Mr. ELLSWORTH approved heartily of the motion. The aid of the Judges will give more wisdom and firmness to the Executive. They will possess a systematic and accurate knowledge of the laws, which the Executive cannot be expected always to possess. The Law of Nations also will frequently come into question. Of this the Judges alone will have competent information.
Mr. Madison considered the object of the motion as of great importance to the meditated Constitution. It would be useful to the Judiciary Department by giving it an additional opportunity of defending itself against Legislative encroachments. It would be useful to the Executive, by inspiring additional confidence and firmness in exerting the revisionary power. It would be useful to the Legislature, by the valuable assistance it would give in preserving a consistency, conciseness, perspicuity, and technical propriety in the laws, qualities peculiarly necessary, and yet shamefully wanting in our Republican codes. It would, moreover, be useful to the community at large, as an additional check against a pursuit of those unwise and unjust measures which constituted so great a portion of our calamities. If any solid objection could be urged against the motion, it must be on the supposition that it tended to give too much strength, either to the Executive, or Judiciary. He did not think there was the least ground for this apprehension. It was much more to be apprehended, that, notwithstanding this co-operation of the two departments, the Legislature would still be an overmatch for them. Experience in all the States had evinced a powerful tendency in the Legislature to absorb all power into its vortex. This was the real source of danger to the American Constitutions; and suggested the necessity of giving every defensive authority to the other departments that was consistent with republican principles.
Mr. Mason said, he had always been a friend to this provision. It would give a confidence to the Executive, which he would not otherwise have, and without which the revisionary power would be of little avail.
Mr. GERRY did not expect to see this point, which had undergone full discussion, again revived. The object he conceived of the revisionary power was merely to secure the Executive department against Legislative encroachment. The Executive, therefore, who will best know and be ready to defend his rights, ought alone to have the defence of them. The motion was liable to strong objections. It was combining and mixing together the Legislative and the other departments. It was establishing an improper coalition between the Executive and Judiciary departments. It was making statesmen of the Judges, and setting them up as the guardians of the rights of the people. He relied, for his part, on the Representatives of the people, as the guardians of their rights and interests. It was making the expositors of the laws the legislators, which ought never to be done. A better expedient for correcting the laws would be to appoint, as had been done in Pennsylvania, a person or persons of proper skill, to draw bills for the Legislature.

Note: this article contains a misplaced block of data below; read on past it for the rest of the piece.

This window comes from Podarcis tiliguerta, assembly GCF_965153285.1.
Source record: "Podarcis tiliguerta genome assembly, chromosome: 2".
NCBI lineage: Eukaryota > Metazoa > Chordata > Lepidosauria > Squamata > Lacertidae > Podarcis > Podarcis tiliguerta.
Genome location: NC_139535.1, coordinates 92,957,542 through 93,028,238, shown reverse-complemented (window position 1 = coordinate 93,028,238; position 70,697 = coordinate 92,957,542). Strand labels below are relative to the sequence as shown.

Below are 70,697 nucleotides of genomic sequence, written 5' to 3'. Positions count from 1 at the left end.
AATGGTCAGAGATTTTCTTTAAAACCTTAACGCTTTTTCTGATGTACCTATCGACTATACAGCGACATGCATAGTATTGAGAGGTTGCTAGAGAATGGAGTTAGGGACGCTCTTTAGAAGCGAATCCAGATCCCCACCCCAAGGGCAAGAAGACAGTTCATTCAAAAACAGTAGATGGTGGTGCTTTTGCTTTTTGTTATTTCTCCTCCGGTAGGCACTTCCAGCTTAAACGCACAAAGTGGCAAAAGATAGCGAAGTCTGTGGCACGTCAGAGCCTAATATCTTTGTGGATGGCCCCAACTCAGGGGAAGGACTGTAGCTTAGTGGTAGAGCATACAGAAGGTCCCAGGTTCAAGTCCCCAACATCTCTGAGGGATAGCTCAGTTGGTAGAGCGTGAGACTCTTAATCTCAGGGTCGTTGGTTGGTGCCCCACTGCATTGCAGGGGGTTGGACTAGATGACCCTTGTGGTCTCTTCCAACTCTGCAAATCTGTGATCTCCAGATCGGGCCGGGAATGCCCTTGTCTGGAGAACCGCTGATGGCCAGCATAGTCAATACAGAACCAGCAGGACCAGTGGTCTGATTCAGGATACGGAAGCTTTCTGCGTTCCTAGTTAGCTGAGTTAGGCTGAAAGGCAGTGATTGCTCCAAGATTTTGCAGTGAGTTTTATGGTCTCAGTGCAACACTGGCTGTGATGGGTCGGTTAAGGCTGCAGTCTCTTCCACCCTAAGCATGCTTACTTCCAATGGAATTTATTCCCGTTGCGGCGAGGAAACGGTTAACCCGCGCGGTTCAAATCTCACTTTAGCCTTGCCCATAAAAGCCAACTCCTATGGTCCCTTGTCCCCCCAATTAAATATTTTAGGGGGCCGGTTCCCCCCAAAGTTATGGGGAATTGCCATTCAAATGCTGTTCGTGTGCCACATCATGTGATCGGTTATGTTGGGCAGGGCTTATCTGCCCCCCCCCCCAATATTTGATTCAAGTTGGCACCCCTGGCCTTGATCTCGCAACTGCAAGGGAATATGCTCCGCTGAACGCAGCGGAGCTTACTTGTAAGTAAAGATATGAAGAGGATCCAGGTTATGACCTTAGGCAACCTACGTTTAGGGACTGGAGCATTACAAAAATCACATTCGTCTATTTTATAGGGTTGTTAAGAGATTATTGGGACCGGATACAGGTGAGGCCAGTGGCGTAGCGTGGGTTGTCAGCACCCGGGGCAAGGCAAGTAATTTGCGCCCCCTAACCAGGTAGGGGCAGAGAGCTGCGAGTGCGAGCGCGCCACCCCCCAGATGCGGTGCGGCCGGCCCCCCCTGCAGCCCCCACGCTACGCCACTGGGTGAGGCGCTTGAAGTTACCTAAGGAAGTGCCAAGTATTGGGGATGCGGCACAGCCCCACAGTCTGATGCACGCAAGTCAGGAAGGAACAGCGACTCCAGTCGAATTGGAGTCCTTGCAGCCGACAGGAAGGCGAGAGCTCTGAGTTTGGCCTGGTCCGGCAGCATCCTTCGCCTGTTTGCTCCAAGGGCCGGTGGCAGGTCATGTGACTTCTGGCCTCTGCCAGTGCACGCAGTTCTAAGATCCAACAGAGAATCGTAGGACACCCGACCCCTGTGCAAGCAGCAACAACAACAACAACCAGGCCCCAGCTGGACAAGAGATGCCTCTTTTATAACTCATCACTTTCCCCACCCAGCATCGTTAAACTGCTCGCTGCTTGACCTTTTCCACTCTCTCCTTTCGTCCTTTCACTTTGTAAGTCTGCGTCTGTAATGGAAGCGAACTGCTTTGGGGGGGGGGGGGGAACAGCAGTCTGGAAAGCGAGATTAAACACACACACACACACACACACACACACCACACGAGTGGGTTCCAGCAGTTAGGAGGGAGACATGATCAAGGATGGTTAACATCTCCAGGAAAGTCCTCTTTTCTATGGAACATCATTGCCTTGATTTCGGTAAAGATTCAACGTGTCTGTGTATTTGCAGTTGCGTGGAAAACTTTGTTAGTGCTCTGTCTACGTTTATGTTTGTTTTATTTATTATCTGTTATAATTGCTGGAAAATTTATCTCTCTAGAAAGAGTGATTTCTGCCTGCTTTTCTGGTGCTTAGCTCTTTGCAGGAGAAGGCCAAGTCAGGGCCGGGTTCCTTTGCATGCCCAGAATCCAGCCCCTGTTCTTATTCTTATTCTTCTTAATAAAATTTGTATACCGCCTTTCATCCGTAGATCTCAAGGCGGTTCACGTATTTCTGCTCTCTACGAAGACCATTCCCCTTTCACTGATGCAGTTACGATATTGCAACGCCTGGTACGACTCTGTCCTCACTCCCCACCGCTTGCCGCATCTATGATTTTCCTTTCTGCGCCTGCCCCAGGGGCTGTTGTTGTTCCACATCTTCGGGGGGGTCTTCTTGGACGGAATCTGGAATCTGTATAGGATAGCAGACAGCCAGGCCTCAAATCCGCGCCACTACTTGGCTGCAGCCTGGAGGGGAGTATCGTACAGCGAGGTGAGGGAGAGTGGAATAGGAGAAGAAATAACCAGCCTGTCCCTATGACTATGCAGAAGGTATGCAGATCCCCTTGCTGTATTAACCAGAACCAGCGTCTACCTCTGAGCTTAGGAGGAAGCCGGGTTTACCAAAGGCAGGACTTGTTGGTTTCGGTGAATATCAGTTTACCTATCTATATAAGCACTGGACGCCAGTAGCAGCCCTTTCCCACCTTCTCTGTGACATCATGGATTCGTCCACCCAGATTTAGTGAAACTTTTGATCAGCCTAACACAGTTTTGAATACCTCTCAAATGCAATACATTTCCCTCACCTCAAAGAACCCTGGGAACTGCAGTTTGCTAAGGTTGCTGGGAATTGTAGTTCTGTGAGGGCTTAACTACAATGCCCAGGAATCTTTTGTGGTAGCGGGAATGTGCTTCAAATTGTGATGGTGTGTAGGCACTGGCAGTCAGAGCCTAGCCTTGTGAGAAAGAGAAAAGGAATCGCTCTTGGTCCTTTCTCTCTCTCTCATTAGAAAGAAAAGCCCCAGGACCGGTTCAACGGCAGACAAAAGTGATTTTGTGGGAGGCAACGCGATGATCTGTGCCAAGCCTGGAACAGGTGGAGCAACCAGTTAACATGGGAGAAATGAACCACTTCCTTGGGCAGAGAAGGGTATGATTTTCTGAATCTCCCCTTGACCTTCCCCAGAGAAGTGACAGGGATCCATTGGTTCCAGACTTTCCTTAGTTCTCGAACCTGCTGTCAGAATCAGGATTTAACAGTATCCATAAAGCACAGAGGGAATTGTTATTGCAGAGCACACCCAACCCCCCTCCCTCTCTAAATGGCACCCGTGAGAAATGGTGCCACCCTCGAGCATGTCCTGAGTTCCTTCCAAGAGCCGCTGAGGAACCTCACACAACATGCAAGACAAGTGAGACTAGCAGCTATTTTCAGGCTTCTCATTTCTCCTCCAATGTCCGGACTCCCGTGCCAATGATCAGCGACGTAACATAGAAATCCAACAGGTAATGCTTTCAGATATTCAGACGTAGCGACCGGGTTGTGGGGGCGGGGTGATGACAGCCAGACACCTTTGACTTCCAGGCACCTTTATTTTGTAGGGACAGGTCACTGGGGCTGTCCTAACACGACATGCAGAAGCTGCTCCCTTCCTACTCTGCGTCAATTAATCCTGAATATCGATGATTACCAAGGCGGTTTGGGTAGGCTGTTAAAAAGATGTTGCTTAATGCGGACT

Mr. STRONG thought, with Mr. GERRY, that the power of making, ought to be kept distinct from that of expounding, the laws. No maxim was better established. The Judges in exercising the function of expositors might be influenced by the part they had taken in passing the laws.
Mr. GOUVERNEUR MORRIS. Some check being necessary on the Legislature, the question is, in what hands it should be lodged? On one side, it was contended, that the Executive alone ought to exercise it. He did not think that an Executive appointed for six years, and impeachable whilst in office, would be a very effectual check. On the other side, it was urged, that he ought to be reinforced by the Judici